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Old 04-22-2013, 09:37 AM - Thread Starter
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My sump alarm has gone off twice in the past few weeks. The float didn't seem to be obstructed and I didn't see anything floating in the sump so it leads me to believe my main sump may be failing. If I pushed the vertical float down and then back up again it fired just fine.
I've had this Little Giant for about 3 years now. Fortunately I'm still under warranty. Little Giant is sending out replacement parts to see if that resolves the problem the failing switch. We've had a lot of rain lately and my sump has been running quite a bit so it's been getting worked out for sure.

With the warmer weather and a need to have a better backup plan in place...I finally routed the backup sump drain underground and away from the house. Thanks to forum members for giving me ideas on how the parts to do this.
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Old 04-22-2013, 10:46 AM
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Fix it. FIX IT NOW. STOP WHATEVER YOU ARE DOING AND FIX IT NOW!

I'm just saying, you do not want the consequences of NOT fixing it. There's really no telling what's going on with the watertable below ground, that you can't see. Your water table may not see the effects of a hard rain for two or three days to run from where ever it runs from. Just because it stopped raining, doesn't mean the water isn't still rising!

We haven't had a hard rain for about a week and my pump is STILL running pretty regularly. Let me tell you, I keep a close eye on the spring-fed pond across the street! Some day I need to actually measure the waterline against my basement floor height.

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Old 04-22-2013, 11:13 AM - Thread Starter
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Fix it. FIX IT NOW. STOP WHATEVER YOU ARE DOING AND FIX IT NOW!

I'm just saying, you do not want the consequences of NOT fixing it. There's really no telling what's going on with the watertable below ground, that you can't see. Your water table may not see the effects of a hard rain for two or three days to run from where ever it runs from. Just because it stopped raining, doesn't mean the water isn't still rising!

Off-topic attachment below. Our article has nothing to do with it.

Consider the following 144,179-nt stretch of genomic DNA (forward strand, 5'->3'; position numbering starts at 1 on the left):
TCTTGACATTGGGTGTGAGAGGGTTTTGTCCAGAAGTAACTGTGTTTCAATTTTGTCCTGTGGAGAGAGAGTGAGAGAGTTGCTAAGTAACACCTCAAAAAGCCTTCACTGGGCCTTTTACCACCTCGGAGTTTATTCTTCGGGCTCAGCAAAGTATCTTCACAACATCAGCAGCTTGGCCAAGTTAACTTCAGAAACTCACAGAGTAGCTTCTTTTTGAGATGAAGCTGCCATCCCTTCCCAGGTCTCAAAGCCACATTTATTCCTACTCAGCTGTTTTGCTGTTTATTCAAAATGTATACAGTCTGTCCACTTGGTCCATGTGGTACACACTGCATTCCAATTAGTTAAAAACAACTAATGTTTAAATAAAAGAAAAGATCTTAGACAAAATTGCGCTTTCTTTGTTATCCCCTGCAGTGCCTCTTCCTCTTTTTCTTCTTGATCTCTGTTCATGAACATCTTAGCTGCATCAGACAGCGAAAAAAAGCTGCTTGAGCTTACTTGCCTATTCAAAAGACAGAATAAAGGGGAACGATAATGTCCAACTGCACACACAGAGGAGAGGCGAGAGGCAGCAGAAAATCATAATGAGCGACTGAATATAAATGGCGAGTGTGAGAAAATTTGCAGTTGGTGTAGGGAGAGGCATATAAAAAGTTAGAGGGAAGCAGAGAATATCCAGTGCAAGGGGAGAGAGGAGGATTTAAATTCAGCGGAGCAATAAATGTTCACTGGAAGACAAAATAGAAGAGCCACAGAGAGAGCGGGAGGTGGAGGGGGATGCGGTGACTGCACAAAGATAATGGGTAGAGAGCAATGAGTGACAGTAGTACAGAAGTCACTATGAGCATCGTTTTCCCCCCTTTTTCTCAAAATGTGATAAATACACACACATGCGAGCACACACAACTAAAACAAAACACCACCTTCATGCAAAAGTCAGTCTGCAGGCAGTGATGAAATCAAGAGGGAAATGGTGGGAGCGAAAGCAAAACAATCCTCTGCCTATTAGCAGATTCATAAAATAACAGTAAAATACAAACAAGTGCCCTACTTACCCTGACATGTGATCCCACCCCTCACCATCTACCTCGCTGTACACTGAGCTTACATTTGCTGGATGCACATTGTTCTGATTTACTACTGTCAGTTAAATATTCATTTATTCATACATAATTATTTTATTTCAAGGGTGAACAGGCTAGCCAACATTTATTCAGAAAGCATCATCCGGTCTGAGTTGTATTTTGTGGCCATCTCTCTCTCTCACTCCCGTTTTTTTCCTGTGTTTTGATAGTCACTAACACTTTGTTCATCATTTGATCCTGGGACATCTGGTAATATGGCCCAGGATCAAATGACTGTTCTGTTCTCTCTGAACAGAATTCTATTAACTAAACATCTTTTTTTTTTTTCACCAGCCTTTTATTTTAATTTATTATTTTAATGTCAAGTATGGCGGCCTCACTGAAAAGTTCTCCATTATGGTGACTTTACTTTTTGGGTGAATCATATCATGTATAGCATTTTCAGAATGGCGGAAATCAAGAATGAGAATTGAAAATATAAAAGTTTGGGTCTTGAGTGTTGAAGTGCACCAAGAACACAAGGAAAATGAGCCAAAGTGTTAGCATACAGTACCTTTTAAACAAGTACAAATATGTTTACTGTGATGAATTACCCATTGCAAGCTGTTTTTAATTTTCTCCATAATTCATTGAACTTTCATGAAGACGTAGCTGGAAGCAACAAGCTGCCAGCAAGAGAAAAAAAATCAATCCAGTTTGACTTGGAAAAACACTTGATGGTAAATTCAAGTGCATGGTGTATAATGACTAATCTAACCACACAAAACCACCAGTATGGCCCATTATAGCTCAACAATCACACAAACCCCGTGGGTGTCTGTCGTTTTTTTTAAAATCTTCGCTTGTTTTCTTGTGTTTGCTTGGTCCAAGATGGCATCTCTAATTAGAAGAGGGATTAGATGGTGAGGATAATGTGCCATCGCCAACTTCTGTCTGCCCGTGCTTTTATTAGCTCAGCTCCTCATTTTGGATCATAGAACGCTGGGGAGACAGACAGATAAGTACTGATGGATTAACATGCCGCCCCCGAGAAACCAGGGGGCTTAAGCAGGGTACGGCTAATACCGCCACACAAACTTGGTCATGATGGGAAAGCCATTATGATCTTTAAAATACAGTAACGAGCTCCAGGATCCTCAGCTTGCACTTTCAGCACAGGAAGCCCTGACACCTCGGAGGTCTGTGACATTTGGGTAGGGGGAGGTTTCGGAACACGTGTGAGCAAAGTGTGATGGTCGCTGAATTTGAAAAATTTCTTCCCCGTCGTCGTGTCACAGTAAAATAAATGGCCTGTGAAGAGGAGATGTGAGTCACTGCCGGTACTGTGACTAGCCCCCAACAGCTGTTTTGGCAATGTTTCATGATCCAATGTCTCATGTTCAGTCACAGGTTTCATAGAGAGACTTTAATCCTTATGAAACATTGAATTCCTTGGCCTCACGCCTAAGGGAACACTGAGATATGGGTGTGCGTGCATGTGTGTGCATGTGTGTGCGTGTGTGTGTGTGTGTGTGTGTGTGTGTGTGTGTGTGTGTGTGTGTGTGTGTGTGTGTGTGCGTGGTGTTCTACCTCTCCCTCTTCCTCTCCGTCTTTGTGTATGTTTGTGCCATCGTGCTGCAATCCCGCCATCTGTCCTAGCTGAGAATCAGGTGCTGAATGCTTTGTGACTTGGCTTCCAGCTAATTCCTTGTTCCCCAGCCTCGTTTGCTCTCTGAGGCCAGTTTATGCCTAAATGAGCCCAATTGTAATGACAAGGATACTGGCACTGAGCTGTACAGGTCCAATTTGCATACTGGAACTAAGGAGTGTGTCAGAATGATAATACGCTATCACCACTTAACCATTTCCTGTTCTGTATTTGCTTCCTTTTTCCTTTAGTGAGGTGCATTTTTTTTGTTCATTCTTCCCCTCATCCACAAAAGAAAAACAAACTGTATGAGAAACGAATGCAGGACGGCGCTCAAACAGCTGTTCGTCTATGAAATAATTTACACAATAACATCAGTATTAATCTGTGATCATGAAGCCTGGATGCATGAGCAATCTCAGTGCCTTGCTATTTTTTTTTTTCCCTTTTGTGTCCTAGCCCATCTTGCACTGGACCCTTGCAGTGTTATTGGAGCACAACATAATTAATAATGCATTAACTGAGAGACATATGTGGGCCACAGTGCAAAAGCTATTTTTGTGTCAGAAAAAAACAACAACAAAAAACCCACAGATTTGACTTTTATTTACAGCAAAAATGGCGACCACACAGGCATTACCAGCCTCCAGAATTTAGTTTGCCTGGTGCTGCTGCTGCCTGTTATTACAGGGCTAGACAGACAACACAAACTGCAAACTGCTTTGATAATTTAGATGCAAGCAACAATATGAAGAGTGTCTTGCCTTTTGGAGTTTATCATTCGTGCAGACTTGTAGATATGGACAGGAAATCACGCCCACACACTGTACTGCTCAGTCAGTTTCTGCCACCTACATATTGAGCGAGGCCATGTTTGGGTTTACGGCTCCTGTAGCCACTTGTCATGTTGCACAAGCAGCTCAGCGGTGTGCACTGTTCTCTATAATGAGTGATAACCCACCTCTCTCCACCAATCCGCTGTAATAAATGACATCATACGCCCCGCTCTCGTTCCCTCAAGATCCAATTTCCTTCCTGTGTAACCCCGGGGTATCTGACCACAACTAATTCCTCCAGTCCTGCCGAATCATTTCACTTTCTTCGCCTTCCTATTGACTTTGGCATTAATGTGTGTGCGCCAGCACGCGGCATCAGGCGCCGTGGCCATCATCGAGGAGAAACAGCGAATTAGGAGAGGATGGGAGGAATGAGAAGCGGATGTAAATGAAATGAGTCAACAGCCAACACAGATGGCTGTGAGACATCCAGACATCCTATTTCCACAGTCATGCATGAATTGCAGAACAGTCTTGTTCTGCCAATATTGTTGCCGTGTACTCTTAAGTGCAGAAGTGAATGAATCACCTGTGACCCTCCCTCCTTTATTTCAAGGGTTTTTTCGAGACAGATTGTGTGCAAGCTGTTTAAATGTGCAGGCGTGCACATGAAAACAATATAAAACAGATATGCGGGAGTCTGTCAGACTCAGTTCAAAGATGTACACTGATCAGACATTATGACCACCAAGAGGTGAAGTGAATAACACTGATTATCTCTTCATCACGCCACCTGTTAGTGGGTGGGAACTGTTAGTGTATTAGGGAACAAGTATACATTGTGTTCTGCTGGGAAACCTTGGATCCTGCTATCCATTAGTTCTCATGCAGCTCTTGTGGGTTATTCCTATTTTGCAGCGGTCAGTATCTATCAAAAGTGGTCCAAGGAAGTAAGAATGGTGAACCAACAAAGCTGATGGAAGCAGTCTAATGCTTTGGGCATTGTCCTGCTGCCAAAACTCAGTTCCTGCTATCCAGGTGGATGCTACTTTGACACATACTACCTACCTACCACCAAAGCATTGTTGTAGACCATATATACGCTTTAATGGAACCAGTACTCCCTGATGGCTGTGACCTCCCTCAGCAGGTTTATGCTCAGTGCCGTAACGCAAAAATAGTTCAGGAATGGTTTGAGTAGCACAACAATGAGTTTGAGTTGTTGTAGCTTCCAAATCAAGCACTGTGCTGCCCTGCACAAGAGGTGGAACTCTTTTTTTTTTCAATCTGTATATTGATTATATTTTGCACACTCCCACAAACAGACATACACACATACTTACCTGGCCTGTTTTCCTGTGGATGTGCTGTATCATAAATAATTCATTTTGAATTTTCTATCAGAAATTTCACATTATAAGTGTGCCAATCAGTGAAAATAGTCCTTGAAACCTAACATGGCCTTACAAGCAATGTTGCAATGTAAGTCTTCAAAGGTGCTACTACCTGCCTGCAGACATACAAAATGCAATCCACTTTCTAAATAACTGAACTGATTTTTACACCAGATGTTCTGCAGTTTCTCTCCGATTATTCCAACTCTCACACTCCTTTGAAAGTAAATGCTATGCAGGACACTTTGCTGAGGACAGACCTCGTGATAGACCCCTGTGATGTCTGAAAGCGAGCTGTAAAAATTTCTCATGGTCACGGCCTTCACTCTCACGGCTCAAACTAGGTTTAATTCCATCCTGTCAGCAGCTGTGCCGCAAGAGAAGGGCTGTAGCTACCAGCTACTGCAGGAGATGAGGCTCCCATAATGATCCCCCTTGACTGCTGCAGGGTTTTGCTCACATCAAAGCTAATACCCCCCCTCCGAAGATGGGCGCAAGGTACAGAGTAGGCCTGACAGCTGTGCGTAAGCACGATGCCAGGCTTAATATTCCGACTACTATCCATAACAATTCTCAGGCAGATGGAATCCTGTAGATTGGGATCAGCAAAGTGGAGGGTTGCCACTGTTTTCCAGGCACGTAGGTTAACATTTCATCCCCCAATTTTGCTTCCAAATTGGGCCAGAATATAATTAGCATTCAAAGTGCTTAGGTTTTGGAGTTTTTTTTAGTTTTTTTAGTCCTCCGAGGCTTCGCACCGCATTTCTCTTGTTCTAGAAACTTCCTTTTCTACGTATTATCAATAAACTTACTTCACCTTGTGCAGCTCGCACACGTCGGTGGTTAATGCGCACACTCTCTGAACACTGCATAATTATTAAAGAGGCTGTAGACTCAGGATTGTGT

We haven't had a hard rain for about a week and my pump is STILL running pretty regularly. Let me tell you, I keep a close eye on the spring-fed pond across the street! Some day I need to actually measure the waterline against my basement floor height.

Yup. I'm with ya. It usually takes 3 - 4 hours after heavy rain before the sump starts running frequently. My sump pretty much runs daily through-out the year unless we really hit a dry spell.

I tested my backup sump and it's working so I still have a backup in place.

I probably should have checked to see how long shipping of the replacement part is going to take from Little Giant. I'm tempted to buy another sump pump to have on hand, but the warranty starts the day you buy it. Ideally you have two main sumps the same so you have just swap them easily without having to adjust pipe depth and recut anything. It looks like the one I have though is already discontinued.
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Old 04-23-2013, 12:25 PM
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Always seems like there's yet one more ditch to dig, huh... : )
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Old 04-23-2013, 12:38 PM - Thread Starter
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Always seems like there's yet one more ditch to dig, huh... : )

Yeah - I guess it's better to dig this ditch than dig out the theater though. smile.gif

I'm getting a little splashing as the water comes out of the 1.5" into the 5" right angle. I have the 1.5" centered to the 5" but I'm wondering if I move the 5" so the water is gushing right into the angle part it will prevent the splashing. Looks like I'm going to have to undig the pipe again so I can slide it a little.
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Old 04-24-2013, 10:32 AM
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I just purchased one of these for my sump - worth the additional piece of mind of never having the float "stuck" IMO:

http://www.washerwatcher.com/sump_controller.htm
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Old 05-01-2013, 06:35 AM - Thread Starter
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Quote:
Originally Posted by kromkamp View Post

I just purchased one of these for my sump - worth the additional piece of mind of never having the float "stuck" IMO:

http://www.washerwatcher.com/sump_controller.htm

Interesting. Did you get it setup yet?

Did you have to put the ground in?

The only downside I see is actually testing the sump to make sure it's working. It doesn't appear you can do a test trigger...or can you?
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Old 05-01-2013, 06:48 AM
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Yes, I have it installed now and running great. In my case the sump naturally runs about once a day, so to test it all I needed to do was ... wait smile.gif Otherwise you would need to pour water into the pit to test it.

I'm not sure what you mean by having to put the ground in?
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Old 05-01-2013, 08:51 AM
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Old 05-01-2013, 09:39 AM
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Originally Posted by landshark1 View Post

http://www.electronichouse.com/article/theater_shakes_with_112_surround_sound_d-box_motion_simulator